Many years ago my beloved Old English Sheepdog, Nigel, passed away. It was just a month after 9-11, life was pretty dreary, and the old boy couldn’t make it up and down the back steps any longer. At 90 pounds (ribs sticking out) there was no way we could carry him out and in to do his business for the winter. His body was weak, and he was just tired of it all. For two years he’d been wearing diapers. Yeah, I’m a little nuts, but it didn’t seem like it was time until the stairs became an issue.
On the afternoon of the day he died, I sent an email to my friends and family. I was hurting, my wife was hurting, and I needed to talk about it with someone. My mother has often commented that it’s the best thing I’ve ever written. Perhaps. But her words of praise got me going on the journey of being a writer as much as anything else has in my life.
Here’s the email I sent that day- typos and all.
It is a sad day in our house, because shortly after noon today, Nigel was put to sleep. He couldn’t climb stairs or move about too well, and he’d lost his ability to control himself. He was too hot in summer and too cold in winter. But he was my best buddy ever.
Nigel had shared over half of our married life with us, and we knew him from the time he was a lump in his mother’s belly until his final moments as an old dog.
During his time on this planet, Nigel was our friend, protector, and resident cartoon character. He was there when we went to bed and upon our arrival in the morning, holding the fort in the hours in-between the dusk and dawn. Often that time was spent comforting Kip in the darkest hours of her night. Racked with insomnia, Nigel was her beacon toward the day’s light.
Nigel made us better people. We quit smoking because it made him sneeze. He encouraged us to remember that a warm heart is much more important than an extra workout. This past week, before I knew he was leaving us, he asked me to forego my workout and stay home and play, catching the bus instead of walking. I’m terribly glad that I did. He didn’t fetch much, but stood there supervising while Edzell (our Sheltie) carried on the day to day work of being the dog in the house.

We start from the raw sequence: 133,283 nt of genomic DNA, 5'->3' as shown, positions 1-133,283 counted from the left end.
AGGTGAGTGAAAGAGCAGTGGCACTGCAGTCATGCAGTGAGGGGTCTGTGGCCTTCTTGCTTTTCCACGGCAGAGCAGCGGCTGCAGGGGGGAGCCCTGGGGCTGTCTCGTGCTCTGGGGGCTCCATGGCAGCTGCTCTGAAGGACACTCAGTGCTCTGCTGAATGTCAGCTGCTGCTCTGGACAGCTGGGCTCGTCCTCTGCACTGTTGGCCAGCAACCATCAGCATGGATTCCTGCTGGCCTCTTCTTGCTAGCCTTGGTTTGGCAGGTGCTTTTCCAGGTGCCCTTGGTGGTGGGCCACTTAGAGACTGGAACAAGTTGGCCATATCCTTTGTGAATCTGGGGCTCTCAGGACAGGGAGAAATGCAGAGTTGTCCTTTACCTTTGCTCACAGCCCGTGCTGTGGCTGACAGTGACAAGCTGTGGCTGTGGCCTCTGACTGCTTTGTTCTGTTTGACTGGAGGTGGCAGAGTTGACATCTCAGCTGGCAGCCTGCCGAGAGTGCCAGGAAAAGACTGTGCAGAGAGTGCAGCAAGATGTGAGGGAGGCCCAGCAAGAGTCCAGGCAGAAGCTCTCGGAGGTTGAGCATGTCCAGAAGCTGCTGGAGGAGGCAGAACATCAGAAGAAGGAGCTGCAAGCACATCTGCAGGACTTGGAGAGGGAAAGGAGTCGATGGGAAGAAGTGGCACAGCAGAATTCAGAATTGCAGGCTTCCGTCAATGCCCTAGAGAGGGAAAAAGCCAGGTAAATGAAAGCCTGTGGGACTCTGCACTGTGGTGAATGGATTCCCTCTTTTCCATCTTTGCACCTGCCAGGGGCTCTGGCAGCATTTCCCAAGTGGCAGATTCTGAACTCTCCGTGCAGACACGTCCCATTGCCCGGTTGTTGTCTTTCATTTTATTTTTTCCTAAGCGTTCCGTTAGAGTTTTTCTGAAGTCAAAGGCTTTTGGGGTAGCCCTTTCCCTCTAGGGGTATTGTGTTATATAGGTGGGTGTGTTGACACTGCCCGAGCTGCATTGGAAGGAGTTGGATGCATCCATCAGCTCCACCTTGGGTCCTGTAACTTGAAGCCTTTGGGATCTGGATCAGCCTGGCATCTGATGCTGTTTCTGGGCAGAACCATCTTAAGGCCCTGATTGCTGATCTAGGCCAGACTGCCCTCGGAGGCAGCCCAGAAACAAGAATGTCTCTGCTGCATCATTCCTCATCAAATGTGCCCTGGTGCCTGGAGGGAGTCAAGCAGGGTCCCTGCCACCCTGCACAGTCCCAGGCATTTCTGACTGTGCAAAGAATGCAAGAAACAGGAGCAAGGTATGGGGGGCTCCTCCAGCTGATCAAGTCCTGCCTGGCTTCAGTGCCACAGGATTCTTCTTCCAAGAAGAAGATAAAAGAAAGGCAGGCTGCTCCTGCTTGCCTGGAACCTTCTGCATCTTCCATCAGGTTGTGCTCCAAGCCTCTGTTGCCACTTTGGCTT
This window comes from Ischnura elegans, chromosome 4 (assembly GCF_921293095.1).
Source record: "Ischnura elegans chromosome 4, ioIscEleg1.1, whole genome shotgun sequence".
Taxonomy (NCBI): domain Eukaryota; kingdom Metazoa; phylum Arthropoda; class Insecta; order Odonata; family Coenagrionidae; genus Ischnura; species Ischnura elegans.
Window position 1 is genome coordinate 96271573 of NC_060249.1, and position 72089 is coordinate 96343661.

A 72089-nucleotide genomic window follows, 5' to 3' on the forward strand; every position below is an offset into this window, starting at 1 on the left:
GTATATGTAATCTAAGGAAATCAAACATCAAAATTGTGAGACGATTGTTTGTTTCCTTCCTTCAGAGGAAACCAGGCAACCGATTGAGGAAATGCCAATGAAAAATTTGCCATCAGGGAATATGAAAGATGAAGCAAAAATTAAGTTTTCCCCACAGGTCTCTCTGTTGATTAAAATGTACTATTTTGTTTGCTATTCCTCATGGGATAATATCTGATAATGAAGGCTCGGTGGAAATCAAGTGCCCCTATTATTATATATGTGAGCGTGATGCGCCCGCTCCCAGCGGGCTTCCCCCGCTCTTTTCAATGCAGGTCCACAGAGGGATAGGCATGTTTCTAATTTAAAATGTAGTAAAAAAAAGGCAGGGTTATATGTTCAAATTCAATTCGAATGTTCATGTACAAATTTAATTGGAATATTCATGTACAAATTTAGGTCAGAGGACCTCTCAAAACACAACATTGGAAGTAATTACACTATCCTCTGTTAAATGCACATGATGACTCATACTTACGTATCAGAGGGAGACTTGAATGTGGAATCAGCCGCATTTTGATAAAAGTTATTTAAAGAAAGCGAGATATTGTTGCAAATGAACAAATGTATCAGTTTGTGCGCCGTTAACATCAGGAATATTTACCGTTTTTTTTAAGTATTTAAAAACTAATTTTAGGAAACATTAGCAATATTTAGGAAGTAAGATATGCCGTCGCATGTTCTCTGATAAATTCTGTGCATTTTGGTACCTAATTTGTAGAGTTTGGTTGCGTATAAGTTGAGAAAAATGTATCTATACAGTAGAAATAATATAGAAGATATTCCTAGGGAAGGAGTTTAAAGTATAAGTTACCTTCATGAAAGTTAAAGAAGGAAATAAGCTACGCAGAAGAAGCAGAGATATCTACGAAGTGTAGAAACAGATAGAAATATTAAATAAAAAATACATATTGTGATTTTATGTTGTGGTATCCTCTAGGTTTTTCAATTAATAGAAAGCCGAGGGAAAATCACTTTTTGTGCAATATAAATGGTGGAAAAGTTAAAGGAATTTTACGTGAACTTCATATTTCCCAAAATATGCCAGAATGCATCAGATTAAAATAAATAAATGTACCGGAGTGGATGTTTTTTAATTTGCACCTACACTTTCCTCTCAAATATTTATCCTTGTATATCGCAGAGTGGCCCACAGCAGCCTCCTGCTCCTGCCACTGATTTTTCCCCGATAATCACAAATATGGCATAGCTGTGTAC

Nigel was our Guardian Angel. I know that probably sounds silly to some of you, perhaps an opportunity to think we replaced kids with our dogs. Maybe. All I know is that he saved my life one night when I started falling backwards down the stairs while on crutches. Nigel pushed me upright. He’d never before been the second one up the stairs. That night he followed me and saved my neck.
On more than one occasion he saved Kip as well. I could always tell when she’d had an especially bad day, for I’d come home to find her in bed, and nigel standing guard over her. He wouldn’t leave her side until I was aware of her needs.
He went from a bossy puppy to a bossy old fellow with lots of smiles in between. He looked silly at the end in his flowered diaper, DEPENDS snugged around his strong chest with masking tape. Maybe we were nuts to go so far to keep him around. All I know is that if I live to be 250 years old, I will never have another friend like Nigel.
And so this very sad day winds to a close. Kip is quietly crying next to me, my ares are wet and Edzell is sleeping under the edge of the table. He’s not all the wa under it: that’s where Nigel sleeps. Forever.
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